Internet access while on a cruise
This article is a travel topic
But cruises pose yet another challenge when it comes to accessing the internet. Not only will you have to address the cost of access on the ship out at sea, but very likely, one or more and possibly all ports of call will be in foreign countries. As most carriers will charge you to use your smartphones for internet access in a foreign country, you will have to separately address those fees if you wish to remain connected. See internet access while traveling abroad for more info on that topic.
The bottom line is, internet on a cruise is not cheap and is not the best in the world. If accessing the internet is necessary, which it is for many, planning in advance is key.
The basics of cruise ship internet
It is possible to access the internet on board a ships even when it is hundreds of miles out at sea, thanks to today's technology. It is possible to do use one's own WiFi-capable devices with the service. But for one who does not have their own device, most ships have no shortage of computers for your convenience.
There is a per minute fee to use the service, which on most lines is the same, regardless of whether you use the ship's computer or your own device. Very typically, it is around $0.50-1.00 USD/minute when you pay for individual minutes. But you can get lower rates when you buy a package of minutes. Sometimes, such a package can reduce the cost per minute to as low as $0.20. Additionally, loyalty programs may earn some customers free minutes.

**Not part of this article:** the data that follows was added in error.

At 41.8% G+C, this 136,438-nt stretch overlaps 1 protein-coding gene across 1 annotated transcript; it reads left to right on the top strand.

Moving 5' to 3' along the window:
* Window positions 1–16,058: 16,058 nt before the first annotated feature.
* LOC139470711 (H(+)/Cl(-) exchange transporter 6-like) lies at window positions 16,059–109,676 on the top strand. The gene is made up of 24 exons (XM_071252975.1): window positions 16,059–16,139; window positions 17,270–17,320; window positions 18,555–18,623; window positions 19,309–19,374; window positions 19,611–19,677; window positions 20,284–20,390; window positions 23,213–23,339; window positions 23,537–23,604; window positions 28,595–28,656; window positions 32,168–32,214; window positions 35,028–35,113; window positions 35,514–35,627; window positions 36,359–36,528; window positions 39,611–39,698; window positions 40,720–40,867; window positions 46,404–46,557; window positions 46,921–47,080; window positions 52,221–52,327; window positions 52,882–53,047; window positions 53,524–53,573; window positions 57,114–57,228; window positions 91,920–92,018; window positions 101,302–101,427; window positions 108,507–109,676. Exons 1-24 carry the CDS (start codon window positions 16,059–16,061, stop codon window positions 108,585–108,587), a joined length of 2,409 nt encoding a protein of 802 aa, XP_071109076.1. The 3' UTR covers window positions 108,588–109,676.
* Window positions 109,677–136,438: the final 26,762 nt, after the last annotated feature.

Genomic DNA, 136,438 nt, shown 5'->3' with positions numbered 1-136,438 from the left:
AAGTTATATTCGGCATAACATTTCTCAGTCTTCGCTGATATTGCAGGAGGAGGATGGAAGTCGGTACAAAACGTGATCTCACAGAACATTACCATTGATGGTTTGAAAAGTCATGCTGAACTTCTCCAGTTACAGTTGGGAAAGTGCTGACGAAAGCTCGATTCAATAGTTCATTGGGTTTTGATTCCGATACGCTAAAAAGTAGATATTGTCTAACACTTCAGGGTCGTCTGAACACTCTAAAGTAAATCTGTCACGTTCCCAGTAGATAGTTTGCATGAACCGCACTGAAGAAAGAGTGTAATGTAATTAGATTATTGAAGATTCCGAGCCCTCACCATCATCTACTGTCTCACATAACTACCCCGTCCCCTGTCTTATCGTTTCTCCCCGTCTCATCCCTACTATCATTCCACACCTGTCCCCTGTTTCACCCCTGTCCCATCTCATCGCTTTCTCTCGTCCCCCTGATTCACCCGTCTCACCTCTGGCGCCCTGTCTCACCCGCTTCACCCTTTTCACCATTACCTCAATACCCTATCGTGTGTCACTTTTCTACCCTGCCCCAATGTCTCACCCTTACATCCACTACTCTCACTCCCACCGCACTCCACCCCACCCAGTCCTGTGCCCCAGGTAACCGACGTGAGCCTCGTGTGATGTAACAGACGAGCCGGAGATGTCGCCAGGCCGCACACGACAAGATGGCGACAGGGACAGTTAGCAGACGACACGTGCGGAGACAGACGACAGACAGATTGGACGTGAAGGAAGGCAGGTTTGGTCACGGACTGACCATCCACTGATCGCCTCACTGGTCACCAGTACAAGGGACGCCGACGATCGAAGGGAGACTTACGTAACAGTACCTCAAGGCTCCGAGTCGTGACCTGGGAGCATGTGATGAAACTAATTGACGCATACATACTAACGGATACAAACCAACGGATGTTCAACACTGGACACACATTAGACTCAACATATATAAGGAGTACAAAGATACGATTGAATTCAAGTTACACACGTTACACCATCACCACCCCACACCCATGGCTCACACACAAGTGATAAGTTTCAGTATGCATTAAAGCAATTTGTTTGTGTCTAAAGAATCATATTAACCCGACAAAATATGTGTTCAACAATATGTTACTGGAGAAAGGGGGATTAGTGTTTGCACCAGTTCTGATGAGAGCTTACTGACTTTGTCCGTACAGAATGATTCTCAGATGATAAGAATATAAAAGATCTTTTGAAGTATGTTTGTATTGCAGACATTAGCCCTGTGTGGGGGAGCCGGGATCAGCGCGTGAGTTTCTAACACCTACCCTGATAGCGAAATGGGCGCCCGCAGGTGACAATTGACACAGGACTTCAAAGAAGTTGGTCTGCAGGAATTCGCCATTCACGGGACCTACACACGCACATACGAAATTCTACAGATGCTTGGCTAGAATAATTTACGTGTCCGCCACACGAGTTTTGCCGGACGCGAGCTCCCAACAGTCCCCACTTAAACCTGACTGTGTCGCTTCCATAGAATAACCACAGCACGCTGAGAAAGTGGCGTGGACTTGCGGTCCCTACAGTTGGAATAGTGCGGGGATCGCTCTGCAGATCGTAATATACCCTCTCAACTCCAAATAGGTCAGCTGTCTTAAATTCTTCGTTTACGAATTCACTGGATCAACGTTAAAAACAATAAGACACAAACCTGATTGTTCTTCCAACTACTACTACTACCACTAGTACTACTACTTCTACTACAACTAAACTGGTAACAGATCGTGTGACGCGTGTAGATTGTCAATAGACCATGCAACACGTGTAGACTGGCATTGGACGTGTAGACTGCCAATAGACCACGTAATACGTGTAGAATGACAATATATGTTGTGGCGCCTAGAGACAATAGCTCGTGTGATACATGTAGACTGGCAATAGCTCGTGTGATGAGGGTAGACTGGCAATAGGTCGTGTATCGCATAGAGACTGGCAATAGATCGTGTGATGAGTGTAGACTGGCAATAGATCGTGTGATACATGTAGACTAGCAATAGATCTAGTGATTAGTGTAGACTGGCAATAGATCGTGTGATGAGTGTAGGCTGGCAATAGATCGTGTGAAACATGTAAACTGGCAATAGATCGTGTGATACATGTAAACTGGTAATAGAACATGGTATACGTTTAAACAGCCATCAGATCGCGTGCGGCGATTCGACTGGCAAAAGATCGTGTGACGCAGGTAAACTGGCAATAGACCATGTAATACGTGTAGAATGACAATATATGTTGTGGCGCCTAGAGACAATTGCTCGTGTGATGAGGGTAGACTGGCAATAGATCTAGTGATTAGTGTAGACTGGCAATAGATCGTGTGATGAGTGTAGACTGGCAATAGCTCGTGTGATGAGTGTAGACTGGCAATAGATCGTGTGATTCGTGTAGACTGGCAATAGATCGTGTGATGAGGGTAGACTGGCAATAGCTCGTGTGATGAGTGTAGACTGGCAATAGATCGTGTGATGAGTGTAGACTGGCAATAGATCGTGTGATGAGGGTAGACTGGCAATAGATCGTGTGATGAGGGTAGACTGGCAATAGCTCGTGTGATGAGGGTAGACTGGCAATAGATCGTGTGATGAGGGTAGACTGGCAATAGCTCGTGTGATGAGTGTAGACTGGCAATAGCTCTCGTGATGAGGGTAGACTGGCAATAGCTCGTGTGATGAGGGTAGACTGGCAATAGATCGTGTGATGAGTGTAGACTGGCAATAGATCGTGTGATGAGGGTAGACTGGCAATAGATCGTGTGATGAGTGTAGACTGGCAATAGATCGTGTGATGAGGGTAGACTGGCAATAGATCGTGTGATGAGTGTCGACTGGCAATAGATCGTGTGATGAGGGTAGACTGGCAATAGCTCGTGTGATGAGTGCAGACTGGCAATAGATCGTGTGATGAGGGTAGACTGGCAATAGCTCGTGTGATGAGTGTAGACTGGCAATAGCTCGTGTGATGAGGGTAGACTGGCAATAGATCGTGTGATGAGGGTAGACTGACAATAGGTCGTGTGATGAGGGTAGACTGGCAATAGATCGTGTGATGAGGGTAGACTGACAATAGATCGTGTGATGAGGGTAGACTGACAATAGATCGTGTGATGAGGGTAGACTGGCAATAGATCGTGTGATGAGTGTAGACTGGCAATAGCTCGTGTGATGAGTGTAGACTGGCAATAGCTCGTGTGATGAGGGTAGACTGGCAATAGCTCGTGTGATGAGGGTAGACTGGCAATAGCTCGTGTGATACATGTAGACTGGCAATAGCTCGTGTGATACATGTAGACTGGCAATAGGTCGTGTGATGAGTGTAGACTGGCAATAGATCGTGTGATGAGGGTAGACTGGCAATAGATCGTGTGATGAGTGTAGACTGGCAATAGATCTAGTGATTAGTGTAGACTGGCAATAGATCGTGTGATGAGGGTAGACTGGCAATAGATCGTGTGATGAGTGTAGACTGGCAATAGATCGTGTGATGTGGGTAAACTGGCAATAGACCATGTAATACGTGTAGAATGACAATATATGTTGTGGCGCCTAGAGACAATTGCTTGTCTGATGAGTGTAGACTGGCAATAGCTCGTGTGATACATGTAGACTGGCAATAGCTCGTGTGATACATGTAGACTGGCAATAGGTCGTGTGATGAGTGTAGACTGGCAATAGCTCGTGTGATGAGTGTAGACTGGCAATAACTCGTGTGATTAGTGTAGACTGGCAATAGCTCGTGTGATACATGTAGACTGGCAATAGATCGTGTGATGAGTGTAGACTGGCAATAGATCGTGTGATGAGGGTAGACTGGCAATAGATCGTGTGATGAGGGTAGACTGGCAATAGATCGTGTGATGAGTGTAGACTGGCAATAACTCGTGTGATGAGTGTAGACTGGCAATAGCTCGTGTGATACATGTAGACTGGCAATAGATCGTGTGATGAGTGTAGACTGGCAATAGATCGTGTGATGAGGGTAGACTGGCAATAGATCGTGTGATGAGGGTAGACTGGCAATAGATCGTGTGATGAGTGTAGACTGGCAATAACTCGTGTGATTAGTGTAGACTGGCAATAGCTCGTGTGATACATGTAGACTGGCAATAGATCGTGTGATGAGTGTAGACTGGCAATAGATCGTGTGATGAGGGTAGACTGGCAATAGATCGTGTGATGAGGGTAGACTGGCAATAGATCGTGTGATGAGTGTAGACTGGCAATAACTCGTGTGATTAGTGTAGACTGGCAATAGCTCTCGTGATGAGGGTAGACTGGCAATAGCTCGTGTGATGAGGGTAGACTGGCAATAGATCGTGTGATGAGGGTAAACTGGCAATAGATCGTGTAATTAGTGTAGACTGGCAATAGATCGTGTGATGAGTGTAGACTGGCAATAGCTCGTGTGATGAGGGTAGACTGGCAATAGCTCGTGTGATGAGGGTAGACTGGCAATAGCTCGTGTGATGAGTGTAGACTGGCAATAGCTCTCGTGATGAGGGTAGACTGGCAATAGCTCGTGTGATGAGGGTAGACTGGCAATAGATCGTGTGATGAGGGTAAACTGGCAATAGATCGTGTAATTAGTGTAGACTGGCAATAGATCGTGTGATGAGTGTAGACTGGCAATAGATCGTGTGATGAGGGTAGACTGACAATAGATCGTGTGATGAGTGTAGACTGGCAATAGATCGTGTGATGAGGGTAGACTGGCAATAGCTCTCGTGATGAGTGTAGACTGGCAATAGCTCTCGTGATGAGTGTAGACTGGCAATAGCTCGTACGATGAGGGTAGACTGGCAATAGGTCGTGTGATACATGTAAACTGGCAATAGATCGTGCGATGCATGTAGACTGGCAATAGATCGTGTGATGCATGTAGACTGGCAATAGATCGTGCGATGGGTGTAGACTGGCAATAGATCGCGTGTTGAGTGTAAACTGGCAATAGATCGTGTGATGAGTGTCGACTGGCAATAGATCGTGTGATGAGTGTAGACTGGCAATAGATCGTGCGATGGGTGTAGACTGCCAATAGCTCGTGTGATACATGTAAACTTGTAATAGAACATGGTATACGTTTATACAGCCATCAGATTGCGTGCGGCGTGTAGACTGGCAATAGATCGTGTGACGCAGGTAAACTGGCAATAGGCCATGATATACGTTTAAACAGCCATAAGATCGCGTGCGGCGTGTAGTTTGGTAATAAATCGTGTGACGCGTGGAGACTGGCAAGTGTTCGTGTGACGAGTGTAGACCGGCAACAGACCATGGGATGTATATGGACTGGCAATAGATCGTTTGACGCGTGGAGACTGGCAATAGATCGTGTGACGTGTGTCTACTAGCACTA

Internet access at sea is much slower and less reliable than on land. Cruise ship internet access works by sending a signal 22,000 miles to a satellite, then 22,000 miles again back to earth. This limits what applications can be used. Generally, high-data applications, such as video and VOIP services do not work.
Depending on the vessel, internet access may or may not be possible in your cabin. On some vessels, access is limited to selected hotspots. Even on vessels where access is possible in cabins, it may work in some cabins but not others, and the cruise line will not be able to provide this information to you in advance. And there is no cost difference to the cabin based on whether or not internet access is possible.
Be aware that when you are not using minutes, to avoid letting your minutes tick away, type logout.com in the address bar of your browser. If you fail to do this, even if you cut the WiFi signal, your minutes may still tick away.
Costs per minute of various cruise lines